6) She looks GOOD! I know I never looked that good 7 weeks after labor and delivery, but many of my friends very quickly looked like their pre-baby selves again. I certainly didn’t look my best when I was the sleep-deprived parent of a toddler, but the world didn’t end. Moms like a little reminder now and then that a having a baby doesn’t slam the door on our ability to look and feel good. Sometimes it sure feels like that, but really it’s just a temporary setback.
7) Ms. Ronzulli probably didn’t have to nurse baby Vittoria sitting on a toilet in the ladies room. That’s something I had to do at some point or other with all three of my babies here in America.
So thank you, Licia Ronzulli, for giving us American moms something to cheer for today and a reminder of what we need to continue to work towards tomorrow!
At some level, I’ve known since before my oldest son was born that this moment would come. But when it did, it took me utterly and completely off guard. I was driving a car full of boys home from a soccer tournament last week when my 9-year-old son piped up from the back,
“Hey mom! I’ve got a funny joke. I’ll ask you a question and you say, ‘Ketchup and rubber buns'”. “I’ve heard this one,” chuckled my 12-year-old son. Snickers all around from the soccer players.
Apparently, I was the only one who didn’t know what was coming next.
“What did you have for breakfast?” “Oatmeal and ketchup and rubber buns.”
“No! Mom! Just say ketchup and rubber buns.”
“What did you have for breakfast?” “Ketchup and rubber buns.”
“What did you have for lunch?” “What did you have for dinner?” Etc. etc. And then we get to the punchline:
“What do you do when you see a hot chick? You catch up and rub her buns!” Peals of laughter from the boys.
To my very great credit, I did not run the station wagon off the road and into the ditch. I kept driving – silent, hands gripping the wheel, looking straight ahead. It was a perfect autumn day. The sky was brilliant blue and the afternoon sun was catching the full color of the orange and yellow leaves on the trees along the highway. It was a beautiful, perfect day but inside I was angry. I was mortified. I was disappointed. I was desperately struggling to think of what I should say.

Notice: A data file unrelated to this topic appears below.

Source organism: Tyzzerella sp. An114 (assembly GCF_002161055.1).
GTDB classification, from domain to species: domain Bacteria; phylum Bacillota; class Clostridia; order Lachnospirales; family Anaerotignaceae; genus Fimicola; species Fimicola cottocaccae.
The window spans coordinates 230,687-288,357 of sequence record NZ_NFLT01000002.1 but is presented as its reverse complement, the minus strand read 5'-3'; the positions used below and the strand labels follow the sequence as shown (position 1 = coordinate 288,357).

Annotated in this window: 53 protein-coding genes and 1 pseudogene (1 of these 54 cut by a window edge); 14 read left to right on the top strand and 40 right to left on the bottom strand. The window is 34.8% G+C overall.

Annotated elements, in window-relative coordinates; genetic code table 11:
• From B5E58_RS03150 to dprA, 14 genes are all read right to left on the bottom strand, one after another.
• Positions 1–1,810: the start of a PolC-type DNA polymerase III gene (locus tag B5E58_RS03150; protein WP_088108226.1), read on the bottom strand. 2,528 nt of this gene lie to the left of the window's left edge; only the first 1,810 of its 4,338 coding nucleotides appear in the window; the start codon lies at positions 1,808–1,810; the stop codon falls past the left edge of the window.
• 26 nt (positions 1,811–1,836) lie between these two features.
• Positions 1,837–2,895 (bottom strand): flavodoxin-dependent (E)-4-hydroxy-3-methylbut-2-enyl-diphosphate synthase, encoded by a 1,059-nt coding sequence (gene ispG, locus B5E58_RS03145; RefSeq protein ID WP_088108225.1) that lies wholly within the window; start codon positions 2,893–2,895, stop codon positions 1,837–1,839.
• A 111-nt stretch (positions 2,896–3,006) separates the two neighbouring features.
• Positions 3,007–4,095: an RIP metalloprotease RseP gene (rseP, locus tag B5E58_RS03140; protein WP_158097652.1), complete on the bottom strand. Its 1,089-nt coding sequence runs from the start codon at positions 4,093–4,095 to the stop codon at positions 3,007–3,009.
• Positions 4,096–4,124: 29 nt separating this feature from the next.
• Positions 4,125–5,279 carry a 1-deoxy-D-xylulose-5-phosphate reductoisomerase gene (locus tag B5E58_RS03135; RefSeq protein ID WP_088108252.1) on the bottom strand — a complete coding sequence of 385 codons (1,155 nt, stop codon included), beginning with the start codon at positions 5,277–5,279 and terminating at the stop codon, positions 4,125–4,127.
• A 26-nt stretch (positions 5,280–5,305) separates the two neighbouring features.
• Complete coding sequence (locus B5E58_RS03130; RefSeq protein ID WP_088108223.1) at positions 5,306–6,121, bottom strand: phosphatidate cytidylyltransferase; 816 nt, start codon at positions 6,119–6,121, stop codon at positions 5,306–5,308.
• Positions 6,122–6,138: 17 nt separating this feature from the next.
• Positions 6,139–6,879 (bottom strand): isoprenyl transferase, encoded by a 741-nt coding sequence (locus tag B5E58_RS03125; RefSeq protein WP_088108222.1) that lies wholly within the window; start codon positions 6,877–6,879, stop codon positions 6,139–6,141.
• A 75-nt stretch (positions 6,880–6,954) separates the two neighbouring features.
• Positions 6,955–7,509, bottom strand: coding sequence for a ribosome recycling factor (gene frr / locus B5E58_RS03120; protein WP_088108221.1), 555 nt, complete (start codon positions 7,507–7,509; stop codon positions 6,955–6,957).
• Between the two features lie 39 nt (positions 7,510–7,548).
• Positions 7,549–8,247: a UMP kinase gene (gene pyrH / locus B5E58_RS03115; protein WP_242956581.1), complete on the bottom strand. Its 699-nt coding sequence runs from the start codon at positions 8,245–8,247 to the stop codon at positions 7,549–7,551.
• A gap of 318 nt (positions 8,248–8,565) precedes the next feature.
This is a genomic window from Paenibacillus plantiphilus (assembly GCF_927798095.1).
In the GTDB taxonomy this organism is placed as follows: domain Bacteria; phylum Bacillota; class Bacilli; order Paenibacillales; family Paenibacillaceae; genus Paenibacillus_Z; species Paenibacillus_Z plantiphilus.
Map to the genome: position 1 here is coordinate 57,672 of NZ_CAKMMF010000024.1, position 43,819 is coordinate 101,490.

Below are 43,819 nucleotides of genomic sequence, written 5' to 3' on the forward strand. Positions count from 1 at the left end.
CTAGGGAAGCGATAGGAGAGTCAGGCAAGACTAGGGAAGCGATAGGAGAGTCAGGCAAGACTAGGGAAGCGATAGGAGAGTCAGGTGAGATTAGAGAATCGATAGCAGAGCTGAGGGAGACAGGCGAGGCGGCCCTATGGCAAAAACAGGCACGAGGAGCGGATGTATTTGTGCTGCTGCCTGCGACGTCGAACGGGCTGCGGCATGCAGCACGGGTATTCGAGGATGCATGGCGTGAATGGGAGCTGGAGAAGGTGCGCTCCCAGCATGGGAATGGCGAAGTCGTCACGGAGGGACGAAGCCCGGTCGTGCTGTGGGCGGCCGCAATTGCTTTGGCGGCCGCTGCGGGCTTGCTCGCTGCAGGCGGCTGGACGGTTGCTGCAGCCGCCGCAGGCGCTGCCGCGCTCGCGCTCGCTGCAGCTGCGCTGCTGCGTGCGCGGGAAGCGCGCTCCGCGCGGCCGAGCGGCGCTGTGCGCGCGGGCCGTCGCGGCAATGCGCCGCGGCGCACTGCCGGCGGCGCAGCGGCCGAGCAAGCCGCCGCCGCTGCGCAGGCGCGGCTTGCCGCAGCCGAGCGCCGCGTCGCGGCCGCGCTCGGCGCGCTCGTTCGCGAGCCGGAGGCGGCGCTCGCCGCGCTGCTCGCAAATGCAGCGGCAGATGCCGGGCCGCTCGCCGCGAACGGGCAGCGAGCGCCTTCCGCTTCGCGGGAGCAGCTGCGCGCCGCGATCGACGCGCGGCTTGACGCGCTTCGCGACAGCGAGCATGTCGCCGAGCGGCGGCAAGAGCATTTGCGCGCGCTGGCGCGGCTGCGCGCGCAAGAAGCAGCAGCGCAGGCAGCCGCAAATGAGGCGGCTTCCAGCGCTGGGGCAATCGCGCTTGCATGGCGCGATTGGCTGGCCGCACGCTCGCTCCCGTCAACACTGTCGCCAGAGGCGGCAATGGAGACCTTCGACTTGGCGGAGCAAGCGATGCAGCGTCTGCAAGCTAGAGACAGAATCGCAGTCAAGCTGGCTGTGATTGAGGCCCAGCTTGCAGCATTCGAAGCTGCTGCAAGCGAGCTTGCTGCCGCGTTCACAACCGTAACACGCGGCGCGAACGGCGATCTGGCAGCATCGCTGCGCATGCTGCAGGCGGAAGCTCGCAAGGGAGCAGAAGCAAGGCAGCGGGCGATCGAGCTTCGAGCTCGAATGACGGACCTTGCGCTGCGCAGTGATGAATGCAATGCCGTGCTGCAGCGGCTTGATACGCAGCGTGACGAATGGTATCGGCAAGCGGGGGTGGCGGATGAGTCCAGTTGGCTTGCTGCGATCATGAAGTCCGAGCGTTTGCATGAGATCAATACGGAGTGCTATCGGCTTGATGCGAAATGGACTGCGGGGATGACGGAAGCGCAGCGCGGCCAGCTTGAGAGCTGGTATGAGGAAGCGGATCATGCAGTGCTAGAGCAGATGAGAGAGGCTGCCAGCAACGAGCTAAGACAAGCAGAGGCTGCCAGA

Every once in a while, though, it is helpful to have gone to law school. “I don’t think that joke is funny. You know, if you actually ran after a woman and touched her in an offensive way like that, it would be called “assault and battery”. It is a crime. You could be arrested.”
“You could be arrested for THAT?” “Yes. Plus, the woman could also sue you.”
“Also, I’ve actually had that happen to me. How do you think it feels to have a stranger grab your butt?”
“WHAT? That actually happened to YOU?”
“Sure. More than once. Usually at parties.”
“That’s kind of making me feel sick,” said the 12-year-old.
From the 9-year-old: “I remember you saying that you didn’t like running past construction sites because the construction workers whistled and yelled things at you.”
I didn’t remember telling them that, but it’s true. When I was a teenager, I used to go way off my normal running routes just to avoid running past a construction site. Good, they were listening.
“So what are you going to say the next time you hear someone tell a joke like that?” “Stop, Mom! We get it, ok?”
Teachable moment: ended. I decided just to leave it there – for now. These are intelligent boys, good kids who love and respect their mom and their sister, their grandmothers, their female friends and teachers. But they, like other young Americans, are deeply impacted by the culture that they live in. Children are exposed to an estimated 16,000 images every day. They are powerfully influenced by their peers (I know they didn’t hear THAT joke at home). How can that not impact the way that they view girls and women? And isn’t it only going to get worse as they move through middle and high school?
The Ketchup Joke was a call to action for me. I need to do more to raise these boys to recognize the problem and, hopefully one day, to speak up when they hear someone tell a sexist joke. Thankfully, there are a lot of resources out there – research, organizations, websites. The Advocates for Human Rights has developed a Challenge the Media workshop and resource list. And I know that other parents have successfully managed to raise their sons not to be total jerks, but to be men who respect and treat women as equals.
I’ll report back periodically on what I have found. In the meantime, I would welcome hearing about what others have learned. But first, I’ve got a date with my sons. We are going to see Miss Representation.